13 Best Public Affairs & Policy

List Updated May 2020

Bestselling Public Affairs & Policy in 2020


Public Policy: Politics, Analysis, and Alternatives

Public Policy: Politics, Analysis, and Alternatives
BESTSELLER NO. 1 in 2020

Public Policy: The Essential Readings

Public Policy: The Essential Readings
BESTSELLER NO. 2 in 2020

The Ethics of Dissent (Kettl Series)

The Ethics of Dissent (Kettl Series)
BESTSELLER NO. 3 in 2020
  • Used Book in Good Condition

System under Stress: The Challenge to 21st Century Governance (Kettl Series)

System under Stress: The Challenge to 21st Century Governance (Kettl Series)
BESTSELLER NO. 4 in 2020
  • CQ Press

Public Policy: Politics, Analysis, and Alternatives

Public Policy: Politics, Analysis, and Alternatives
BESTSELLER NO. 5 in 2020

Working with Culture: The Way the Job Gets Done in Public Programs (Kettl Series)

Working with Culture: The Way the Job Gets Done in Public Programs (Kettl Series)
BESTSELLER NO. 6 in 2020
  • Used Book in Good Condition

Public Policy: The Essential Readings (2nd Edition)

Public Policy: The Essential Readings (2nd Edition)
BESTSELLER NO. 7 in 2020
  • Used Book in Good Condition

Public Policy Praxis: A Case Approach for Understanding Policy and Analysis

Public Policy Praxis: A Case Approach for Understanding Policy and Analysis
BESTSELLER NO. 8 in 2020

Issues for Debate in American Public Policy; Selections from CQ Researcher 18th

Issues for Debate in American Public Policy; Selections from CQ Researcher 18th
BESTSELLER NO. 9 in 2020
  • CQ Press

Collision Course: Federal Education Policy Meets State and Local Realities (Kettl Series)

Collision Course: Federal Education Policy Meets State and Local Realities (Kettl Series)
BESTSELLER NO. 10 in 2020
  • Used Book in Good Condition

An Introduction to the Policy Process: Theories, Concepts, and Models of Public Policy Making

An Introduction to the Policy Process: Theories, Concepts, and Models of Public Policy Making
BESTSELLER NO. 11 in 2020
  • Routledge

The Ethics of Dissent: Managing Guerrilla Government (Kettl Series)

The Ethics of Dissent: Managing Guerrilla Government (Kettl Series)
BESTSELLER NO. 12 in 2020
  • Used Book in Good Condition

Social Insurance: America’s Neglected Heritage and Contested Future (Public Affairs and Policy Administration)

Social Insurance: America’s Neglected Heritage and Contested Future (Public Affairs and Policy Administration)
BESTSELLER NO. 13 in 2020

UCLA Study Results Show LA Rooftops Can More Than Power the Entire City

A new study by the Luskin Center for Innovation at UCLA's Luskin School of Public Affairs shows that rooftops in the megalopolis can hold solar panel installations that generate 19,000 megawatts, about three times what the entire city uses in a day.

These appear on the surface to be welcomed results for a city with lofty ambitions in terms of converting to less nonrenewable energy sources by the end of the decade. How much is 19,000 megawatts of power? Well, according to the Luskin Center, the city uses approximately 6,177 megawatts of power, while a typical day takes up about 5,500 megawatts.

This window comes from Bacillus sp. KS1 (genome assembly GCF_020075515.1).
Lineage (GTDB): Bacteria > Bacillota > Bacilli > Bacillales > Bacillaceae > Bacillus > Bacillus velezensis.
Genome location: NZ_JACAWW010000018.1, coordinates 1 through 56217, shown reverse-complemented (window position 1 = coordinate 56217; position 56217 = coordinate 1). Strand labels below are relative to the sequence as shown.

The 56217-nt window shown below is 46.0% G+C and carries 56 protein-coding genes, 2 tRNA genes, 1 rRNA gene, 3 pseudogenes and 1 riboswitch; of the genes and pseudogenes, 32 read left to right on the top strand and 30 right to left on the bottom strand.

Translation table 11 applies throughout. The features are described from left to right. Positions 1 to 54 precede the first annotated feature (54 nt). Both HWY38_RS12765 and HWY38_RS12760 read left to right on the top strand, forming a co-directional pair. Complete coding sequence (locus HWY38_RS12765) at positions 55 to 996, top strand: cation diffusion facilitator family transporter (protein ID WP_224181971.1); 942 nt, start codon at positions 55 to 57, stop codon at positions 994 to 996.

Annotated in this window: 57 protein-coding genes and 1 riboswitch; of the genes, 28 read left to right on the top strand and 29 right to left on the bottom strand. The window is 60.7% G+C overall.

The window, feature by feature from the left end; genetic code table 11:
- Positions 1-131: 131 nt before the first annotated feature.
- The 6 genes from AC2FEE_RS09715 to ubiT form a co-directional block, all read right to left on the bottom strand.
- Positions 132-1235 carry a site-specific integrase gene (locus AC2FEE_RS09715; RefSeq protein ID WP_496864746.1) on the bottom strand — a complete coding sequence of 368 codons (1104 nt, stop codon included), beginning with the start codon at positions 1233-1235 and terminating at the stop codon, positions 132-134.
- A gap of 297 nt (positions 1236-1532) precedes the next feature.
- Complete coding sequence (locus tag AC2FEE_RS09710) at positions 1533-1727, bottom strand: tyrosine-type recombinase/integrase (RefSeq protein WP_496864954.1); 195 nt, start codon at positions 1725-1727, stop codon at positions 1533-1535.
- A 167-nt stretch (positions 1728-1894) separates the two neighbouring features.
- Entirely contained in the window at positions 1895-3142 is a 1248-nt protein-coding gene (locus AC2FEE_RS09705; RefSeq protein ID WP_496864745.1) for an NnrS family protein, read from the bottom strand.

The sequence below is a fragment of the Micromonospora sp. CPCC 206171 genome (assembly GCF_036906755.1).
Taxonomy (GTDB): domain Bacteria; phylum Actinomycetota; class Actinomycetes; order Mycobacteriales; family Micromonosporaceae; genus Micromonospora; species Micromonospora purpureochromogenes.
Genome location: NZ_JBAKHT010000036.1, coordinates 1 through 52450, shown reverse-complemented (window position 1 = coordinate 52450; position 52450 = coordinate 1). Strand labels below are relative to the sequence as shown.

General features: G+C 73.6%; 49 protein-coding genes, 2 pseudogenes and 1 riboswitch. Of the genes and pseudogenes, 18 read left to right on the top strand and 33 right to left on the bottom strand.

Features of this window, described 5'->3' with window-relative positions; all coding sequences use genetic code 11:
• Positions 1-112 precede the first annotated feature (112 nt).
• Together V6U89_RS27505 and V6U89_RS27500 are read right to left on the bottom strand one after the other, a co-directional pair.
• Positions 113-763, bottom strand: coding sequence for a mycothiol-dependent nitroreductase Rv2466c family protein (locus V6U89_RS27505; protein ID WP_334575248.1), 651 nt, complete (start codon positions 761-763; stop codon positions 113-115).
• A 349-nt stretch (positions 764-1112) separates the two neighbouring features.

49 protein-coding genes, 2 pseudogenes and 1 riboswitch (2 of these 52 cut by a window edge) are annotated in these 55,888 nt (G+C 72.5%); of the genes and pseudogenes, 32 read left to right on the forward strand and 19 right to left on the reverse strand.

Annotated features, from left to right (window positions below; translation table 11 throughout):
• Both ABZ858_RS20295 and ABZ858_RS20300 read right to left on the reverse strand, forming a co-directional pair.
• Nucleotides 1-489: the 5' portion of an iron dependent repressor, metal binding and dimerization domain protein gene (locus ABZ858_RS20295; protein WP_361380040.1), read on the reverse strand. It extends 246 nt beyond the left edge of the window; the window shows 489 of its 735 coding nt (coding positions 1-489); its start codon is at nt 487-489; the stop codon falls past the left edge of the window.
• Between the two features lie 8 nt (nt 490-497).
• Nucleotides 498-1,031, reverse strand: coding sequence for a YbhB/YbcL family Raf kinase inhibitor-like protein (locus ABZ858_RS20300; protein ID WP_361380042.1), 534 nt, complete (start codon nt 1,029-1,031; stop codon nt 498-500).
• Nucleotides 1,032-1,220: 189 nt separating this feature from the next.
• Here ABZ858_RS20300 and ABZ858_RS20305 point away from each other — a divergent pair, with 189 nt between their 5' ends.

The real take-away from the report is the notion of serious potential. It scours varying types of properties within the study area and produces an atlas that, as the report's website states, includes maps that are "accompanied by a description of how the solar potential varies across single- and multi-family residences, commercial and industrial parcels, and non-profit and government parcels".

As pointed out on the CALFINDER Solar Blog (cited below), the spatial study, which basically counts the mass of rooftops in the metropolitan area, doesn't consider things such as "areas shaded by trees, or homes that wouldn't support solar installations". The well known elephant in the room, pointed out by Zach Behrens on the KCET SoCal Focus site, is that solar power relies on sunny days and isn't stored.

This shouldn't hamper what the real meanings of this study are to sustainability efforts in Los Angeles. First, only about a third of the rooftops need to be feasible to duplicate the current city megawatt usage. Second, the results put solar installations as a viable frontrunner of which to build an infrastructure, working along with wind power, and much less nonrenewable sources, to meet the city's sustainability goals by 2020.

The biggest impact of the study should be in its ability to re-mobilize government, environmental advocates, and community stakeholders to create solutions that actively take advantage of its results. Perhaps. voluntary, incentive-based, feasibility studies coordinated between government and nonprofit agencies on specific homes, particularly those homes where solar panel installation is an affordable option, would be a great start. It's not far-fetched to think those homes may use more energy than others. In a city that remembers the failed attempt by the government to plant a million trees and proposed to put solar panel legislation on the March 2020 ballot before it conducted a feasibility study, a prudent coordination of efforts would be a welcomed addition to the promising results of this study.

References

Lots of L.A. County Rooftops Ideal for Solar Power, Finds UCLA Report

Zach Behrens, 3/15/11, KCET SOCAL FOCUS

UCLA Study: Solar on L.A. Rooftops Could Power Whole City

CALFINDER Solar Blog. Solar Information, posted by Kayla, 3/18/11

LUSKIN CENTER REPORT: LOS ANGELES IS A ROOFTOP SOLAR HOTSPOT

Chris Blake, 3/14//11, Solar Done Right News

Luskin Center for Innovation, Luskin School of Public Affairs, UCLA

L.A.'s Mysterious Solar Energy Plan

Editorial, 12/22/08, Los Angeles Times

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